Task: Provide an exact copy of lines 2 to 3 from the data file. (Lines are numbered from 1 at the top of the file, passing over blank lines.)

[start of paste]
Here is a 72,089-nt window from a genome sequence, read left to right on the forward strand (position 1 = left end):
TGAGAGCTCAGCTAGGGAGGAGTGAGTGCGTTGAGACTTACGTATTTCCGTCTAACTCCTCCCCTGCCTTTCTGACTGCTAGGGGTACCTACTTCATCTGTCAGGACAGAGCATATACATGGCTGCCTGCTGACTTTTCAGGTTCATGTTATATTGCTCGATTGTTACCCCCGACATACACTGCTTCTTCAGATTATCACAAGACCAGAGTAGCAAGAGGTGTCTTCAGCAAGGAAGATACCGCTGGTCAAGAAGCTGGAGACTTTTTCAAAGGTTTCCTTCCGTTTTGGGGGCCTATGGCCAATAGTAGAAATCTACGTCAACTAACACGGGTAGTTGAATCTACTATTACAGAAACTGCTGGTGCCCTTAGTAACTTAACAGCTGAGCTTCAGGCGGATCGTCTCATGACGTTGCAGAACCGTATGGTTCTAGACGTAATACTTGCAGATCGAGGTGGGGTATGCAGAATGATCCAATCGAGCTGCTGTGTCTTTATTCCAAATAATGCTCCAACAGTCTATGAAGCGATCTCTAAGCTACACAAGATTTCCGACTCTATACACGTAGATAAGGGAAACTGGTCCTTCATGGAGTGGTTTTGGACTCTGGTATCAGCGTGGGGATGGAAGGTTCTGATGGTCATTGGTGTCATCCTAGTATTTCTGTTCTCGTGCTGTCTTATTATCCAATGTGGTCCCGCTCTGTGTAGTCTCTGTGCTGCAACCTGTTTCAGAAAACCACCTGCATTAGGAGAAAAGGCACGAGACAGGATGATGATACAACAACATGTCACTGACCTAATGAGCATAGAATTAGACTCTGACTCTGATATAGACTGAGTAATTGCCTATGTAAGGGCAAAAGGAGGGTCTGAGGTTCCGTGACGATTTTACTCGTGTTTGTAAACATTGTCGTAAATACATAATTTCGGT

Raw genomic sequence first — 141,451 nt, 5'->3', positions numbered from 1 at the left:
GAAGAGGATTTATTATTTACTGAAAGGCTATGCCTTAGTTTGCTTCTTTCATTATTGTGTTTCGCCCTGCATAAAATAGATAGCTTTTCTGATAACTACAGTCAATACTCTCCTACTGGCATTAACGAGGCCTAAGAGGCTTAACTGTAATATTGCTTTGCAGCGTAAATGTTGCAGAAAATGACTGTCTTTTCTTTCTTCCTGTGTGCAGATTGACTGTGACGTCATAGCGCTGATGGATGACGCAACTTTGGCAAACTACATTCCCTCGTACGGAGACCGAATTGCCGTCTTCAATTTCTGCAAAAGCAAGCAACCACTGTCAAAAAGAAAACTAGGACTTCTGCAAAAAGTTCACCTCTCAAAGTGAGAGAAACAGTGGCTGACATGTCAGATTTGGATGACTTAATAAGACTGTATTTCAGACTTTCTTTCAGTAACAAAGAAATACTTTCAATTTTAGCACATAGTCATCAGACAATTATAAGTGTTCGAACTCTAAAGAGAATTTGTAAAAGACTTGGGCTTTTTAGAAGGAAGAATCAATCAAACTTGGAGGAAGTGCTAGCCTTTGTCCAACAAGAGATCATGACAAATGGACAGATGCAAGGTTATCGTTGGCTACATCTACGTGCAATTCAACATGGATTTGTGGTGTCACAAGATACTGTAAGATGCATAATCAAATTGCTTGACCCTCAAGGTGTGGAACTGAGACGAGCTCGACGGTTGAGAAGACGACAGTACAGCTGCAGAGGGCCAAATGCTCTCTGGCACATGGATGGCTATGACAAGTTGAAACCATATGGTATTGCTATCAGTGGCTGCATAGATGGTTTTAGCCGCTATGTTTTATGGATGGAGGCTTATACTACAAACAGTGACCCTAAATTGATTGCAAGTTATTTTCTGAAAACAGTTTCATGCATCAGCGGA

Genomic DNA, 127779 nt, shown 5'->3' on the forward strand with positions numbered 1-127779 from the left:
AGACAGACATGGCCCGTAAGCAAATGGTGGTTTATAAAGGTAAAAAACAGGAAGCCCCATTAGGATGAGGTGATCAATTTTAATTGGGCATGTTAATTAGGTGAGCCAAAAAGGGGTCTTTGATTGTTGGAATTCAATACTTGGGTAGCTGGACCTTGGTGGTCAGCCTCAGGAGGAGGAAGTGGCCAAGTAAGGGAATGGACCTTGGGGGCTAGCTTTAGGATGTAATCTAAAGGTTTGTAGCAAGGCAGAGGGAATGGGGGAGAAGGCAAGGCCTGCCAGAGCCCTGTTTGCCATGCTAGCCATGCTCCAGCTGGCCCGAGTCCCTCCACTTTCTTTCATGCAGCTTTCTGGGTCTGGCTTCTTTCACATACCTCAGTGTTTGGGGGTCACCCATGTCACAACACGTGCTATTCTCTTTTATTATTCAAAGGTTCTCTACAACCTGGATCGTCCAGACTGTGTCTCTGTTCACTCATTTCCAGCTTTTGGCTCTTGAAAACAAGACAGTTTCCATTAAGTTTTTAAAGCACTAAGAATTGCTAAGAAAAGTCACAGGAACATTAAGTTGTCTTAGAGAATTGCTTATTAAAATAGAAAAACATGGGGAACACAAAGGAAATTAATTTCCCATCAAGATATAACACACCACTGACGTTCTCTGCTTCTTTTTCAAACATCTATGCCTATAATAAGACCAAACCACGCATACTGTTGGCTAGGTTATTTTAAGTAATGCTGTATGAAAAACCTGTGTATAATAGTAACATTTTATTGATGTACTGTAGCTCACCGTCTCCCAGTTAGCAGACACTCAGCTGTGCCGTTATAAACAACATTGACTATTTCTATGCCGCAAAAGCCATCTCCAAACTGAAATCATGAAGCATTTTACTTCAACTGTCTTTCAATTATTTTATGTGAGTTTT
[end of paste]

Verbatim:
TGAGAGCTCAGCTAGGGAGGAGTGAGTGCGTTGAGACTTACGTATTTCCGTCTAACTCCTCCCCTGCCTTTCTGACTGCTAGGGGTACCTACTTCATCTGTCAGGACAGAGCATATACATGGCTGCCTGCTGACTTTTCAGGTTCATGTTATATTGCTCGATTGTTACCCCCGACATACACTGCTTCTTCAGATTATCACAAGACCAGAGTAGCAAGAGGTGTCTTCAGCAAGGAAGATACCGCTGGTCAAGAAGCTGGAGACTTTTTCAAAGGTTTCCTTCCGTTTTGGGGGCCTATGGCCAATAGTAGAAATCTACGTCAACTAACACGGGTAGTTGAATCTACTATTACAGAAACTGCTGGTGCCCTTAGTAACTTAACAGCTGAGCTTCAGGCGGATCGTCTCATGACGTTGCAGAACCGTATGGTTCTAGACGTAATACTTGCAGATCGAGGTGGGGTATGCAGAATGATCCAATCGAGCTGCTGTGTCTTTATTCCAAATAATGCTCCAACAGTCTATGAAGCGATCTCTAAGCTACACAAGATTTCCGACTCTATACACGTAGATAAGGGAAACTGGTCCTTCATGGAGTGGTTTTGGACTCTGGTATCAGCGTGGGGATGGAAGGTTCTGATGGTCATTGGTGTCATCCTAGTATTTCTGTTCTCGTGCTGTCTTATTATCCAATGTGGTCCCGCTCTGTGTAGTCTCTGTGCTGCAACCTGTTTCAGAAAACCACCTGCATTAGGAGAAAAGGCACGAGACAGGATGATGATACAACAACATGTCACTGACCTAATGAGCATAGAATTAGACTCTGACTCTGATATAGACTGAGTAATTGCCTATGTAAGGGCAAAAGGAGGGTCTGAGGTTCCGTGACGATTTTACTCGTGTTTGTAAACATTGTCGTAAATACATAATTTCGGT

Raw genomic sequence first — 141,451 nt, 5'->3', positions numbered from 1 at the left: